More than 2,500 Canadian employers turned to temporary foreign labourers to fill one-third or more of their work force last year, government documents contend, from fish-processing plants on the East Coast and IT businesses in Ontario to hotels in Alberta – and even a cafeteria on a First Nation with eye-popping unemployment.
The list of employers, produced by the federal Employment Department and released to The Globe and Mail through access-to-information legislation, includes some prominent business players, such as Calgary-based Shaw Cablesystems and PricewaterhouseCoopers LLP, State Street Trust Company Canada and the 2015 Pan Am/Parapan Am Games Organizing Committee in Toronto, where the jobless rate was 10 per cent in December, 2013.
(What is the temporary foreign worker program? Read The Globe's easy explanation)
But six employers contacted by The Globe on Thursday contended the information is inaccurate, raising questions about the accuracy of some of the data the government used to support its case for sweeping reforms to the temporary foreign worker (TFW) program. The federal list is set to become political fodder in Alberta on Friday, when the Alberta Federation of Labour plans to release a copy that it obtained through a separate information request.
"There are lots of employers using the program very aggressively," said Alberta Federation of Labour president Gil McGowan. "A lot of these [TFW] jobs are some of the best in our economy and we shouldn't be cavalier about allowing them to slip through our fingers."
Three of the largest employers included on the list said the figures were not accurate.
Shaw Cablesystems, which was listed as employing 4,354 temporary foreign workers (more than 30 per cent of its work force), said it had provided incorrect figures to Employment and Social Development Canada. The correct figure is 169 TFWs, or one per cent of its work force, the company said in a statement.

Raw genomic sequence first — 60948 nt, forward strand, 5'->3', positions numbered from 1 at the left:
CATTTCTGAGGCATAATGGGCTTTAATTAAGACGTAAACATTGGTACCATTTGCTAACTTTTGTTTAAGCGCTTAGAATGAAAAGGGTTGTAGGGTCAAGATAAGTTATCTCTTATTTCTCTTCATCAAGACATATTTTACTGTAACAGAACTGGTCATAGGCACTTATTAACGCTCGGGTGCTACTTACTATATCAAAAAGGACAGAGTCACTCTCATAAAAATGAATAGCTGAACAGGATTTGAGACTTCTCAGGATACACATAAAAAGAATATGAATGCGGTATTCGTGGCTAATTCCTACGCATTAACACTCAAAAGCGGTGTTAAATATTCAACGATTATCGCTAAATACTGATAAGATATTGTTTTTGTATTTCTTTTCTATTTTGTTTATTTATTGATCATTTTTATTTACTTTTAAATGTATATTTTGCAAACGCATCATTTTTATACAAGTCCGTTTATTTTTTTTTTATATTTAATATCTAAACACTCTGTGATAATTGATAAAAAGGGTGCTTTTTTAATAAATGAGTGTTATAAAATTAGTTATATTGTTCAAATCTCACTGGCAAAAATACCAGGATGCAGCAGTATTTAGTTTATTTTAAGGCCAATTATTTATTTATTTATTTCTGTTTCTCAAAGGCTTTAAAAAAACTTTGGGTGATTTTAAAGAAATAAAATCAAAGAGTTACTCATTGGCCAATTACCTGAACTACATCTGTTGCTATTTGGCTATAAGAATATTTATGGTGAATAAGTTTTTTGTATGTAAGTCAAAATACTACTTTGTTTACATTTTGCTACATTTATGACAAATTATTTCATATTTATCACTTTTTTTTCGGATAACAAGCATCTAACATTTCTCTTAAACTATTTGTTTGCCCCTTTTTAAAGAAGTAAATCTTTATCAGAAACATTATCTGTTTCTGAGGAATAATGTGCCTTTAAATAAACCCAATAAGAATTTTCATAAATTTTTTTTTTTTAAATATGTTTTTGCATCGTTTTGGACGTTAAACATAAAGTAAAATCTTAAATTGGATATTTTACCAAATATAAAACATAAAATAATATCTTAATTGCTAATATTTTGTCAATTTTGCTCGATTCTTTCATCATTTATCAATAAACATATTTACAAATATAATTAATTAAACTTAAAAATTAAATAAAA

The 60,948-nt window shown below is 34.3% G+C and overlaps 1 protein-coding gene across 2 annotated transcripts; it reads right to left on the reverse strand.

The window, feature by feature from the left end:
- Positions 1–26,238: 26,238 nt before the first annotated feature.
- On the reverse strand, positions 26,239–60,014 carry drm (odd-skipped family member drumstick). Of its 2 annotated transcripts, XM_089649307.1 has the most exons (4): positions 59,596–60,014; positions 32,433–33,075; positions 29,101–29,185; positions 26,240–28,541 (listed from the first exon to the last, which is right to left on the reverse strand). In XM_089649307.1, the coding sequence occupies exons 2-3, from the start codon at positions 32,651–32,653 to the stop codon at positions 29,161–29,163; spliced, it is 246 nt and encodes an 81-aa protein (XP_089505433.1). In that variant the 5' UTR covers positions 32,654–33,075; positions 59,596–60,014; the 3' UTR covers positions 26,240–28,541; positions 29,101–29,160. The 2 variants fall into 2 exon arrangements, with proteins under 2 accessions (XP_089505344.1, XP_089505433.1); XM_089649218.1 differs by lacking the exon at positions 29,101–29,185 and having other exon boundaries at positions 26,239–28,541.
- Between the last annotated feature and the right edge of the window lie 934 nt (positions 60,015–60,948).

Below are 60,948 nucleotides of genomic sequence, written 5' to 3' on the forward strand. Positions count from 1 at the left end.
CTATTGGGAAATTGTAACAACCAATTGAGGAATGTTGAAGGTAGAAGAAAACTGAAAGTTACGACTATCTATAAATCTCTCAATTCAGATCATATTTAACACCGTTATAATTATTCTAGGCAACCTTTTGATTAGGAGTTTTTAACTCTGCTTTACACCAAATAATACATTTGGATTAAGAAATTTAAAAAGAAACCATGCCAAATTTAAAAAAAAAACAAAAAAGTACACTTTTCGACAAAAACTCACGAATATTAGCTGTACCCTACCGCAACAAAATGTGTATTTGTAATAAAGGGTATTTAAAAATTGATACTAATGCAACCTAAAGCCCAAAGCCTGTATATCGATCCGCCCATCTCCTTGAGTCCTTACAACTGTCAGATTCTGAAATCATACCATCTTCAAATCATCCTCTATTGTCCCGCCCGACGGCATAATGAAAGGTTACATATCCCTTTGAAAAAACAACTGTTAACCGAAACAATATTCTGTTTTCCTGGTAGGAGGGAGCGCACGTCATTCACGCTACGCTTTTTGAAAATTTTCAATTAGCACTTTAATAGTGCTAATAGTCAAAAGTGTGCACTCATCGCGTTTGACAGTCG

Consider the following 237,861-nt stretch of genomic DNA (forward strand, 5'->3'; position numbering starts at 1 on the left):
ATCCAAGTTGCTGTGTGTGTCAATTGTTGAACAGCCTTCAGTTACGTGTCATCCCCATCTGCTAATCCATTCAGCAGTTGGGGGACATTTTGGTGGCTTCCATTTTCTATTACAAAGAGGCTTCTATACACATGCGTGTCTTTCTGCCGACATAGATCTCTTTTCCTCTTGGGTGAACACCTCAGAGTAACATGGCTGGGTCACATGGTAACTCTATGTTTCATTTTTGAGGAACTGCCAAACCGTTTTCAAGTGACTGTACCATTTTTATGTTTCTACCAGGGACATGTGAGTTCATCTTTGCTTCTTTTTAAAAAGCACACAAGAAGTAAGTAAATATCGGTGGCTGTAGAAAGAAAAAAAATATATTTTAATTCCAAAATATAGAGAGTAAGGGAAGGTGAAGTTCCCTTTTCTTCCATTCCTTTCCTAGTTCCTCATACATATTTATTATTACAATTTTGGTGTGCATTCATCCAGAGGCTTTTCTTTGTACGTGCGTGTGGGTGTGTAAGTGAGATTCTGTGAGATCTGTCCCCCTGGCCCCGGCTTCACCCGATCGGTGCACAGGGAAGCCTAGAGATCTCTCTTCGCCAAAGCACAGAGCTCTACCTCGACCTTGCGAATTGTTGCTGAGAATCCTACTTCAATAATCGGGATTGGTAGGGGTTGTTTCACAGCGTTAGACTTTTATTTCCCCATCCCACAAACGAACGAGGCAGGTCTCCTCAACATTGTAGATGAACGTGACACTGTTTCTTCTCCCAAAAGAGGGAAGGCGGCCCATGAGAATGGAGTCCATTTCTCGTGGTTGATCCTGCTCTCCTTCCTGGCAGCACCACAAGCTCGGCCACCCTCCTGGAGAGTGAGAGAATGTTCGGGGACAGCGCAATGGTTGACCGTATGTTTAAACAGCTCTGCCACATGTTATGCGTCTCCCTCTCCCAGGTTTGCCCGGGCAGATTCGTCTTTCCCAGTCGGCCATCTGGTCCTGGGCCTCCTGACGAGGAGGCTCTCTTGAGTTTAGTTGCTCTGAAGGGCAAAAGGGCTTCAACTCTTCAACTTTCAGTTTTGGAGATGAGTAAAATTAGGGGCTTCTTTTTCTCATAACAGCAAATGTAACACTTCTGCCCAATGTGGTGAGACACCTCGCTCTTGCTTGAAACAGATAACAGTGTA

Financial-services firm State Street Trust said the figure associated with its Canadian operations does not seem accurate. The company is listed as having 1,244 TFWs, but said it has only 1,250 total employees in Canada, of which less than 4 per cent are foreign workers.
A spokeswoman for PricewaterhouseCoopers, a consulting and professional service firm, said its TFW number "looks quite inaccurate." She couldn't provide specifics, but said the true number is "much less."
Pan Am organizing committee spokeswoman Neala Barton said internal records show the group employed 18 temporary foreign labourers in July, 2013 – 13 per cent of its overall full-time staff of 140 and far fewer than the 167 TFWs reported on the federal government document.
The organizing committee now has 50 foreign workers on its staff of 424. They were hired after extensive searches were done to find Canadians to fill the positions, Ms. Barton said.
Employers on the government's list have not been named until now. Employment Minister Jason Kenney chastised these business owners in June as he introduced new restrictions on low-wage jobs, capping foreign workers to 10 per cent of a company's work force.
"The purpose of the program is to be a last, limited, temporary resort, not a business model," Mr. Kenney said then.
A federal government report released along with the reforms noted an analysis showed that 2,578 employers relied on TFWs for 30 per cent or more of their labour force last year. Of those employers, 1,123 had foreign workers fill more than half of their staff.
Late Thursday afternoon, The Globe asked the Employment Department about some of the discrepancies the newspaper had found and cited Shaw as an example. A spokesman replied: "We understand that Shaw has confirmed that they provided incorrect information to Employment and Social Development Canada."
The TFW program changes are projected to cut in half the number of low-wage-earning foreign workers in Canada, from 31,099 in 2013 to 16,278 by July, 2016. The reforms also essentially terminate the program for most low-wage jobs in regions with more than 6-per-cent unemployment.
The federal government has been facing strong push-back from some provincial leaders and employers, who maintain the TFW reforms go too far and will harm companies facing a shortage of Canadian workers. Newly minted Alberta Premier Jim Prentice plans to press Prime Minister Stephen Harper on the issue. A majority of employers on the federal list are based in Alberta.
Alberta Labour Minister Ric McIver noted Alberta has a severe labour crunch. He said business owners are inundating him with concerns about restrictions to the foreign worker program.
"Canada is a big country and sometimes one size does not fit all," Mr. McIver said. "Our goal is to work with our partners in the federal government and look for a program that actually meets the needs of Alberta business, puts Canadians first to get jobs, but doesn't put businesses out of business by denying them absolutely essential labour."
Mr. Kenney doesn't appear to be wavering. In an e-mail Thursday, he noted 110,000 Albertans are looking for work and the changes will affect about 8,000 low-paying jobs currently filled by foreign workers. "There are also still too many people capable of working who are not in the labour force," Mr. Kenney wrote.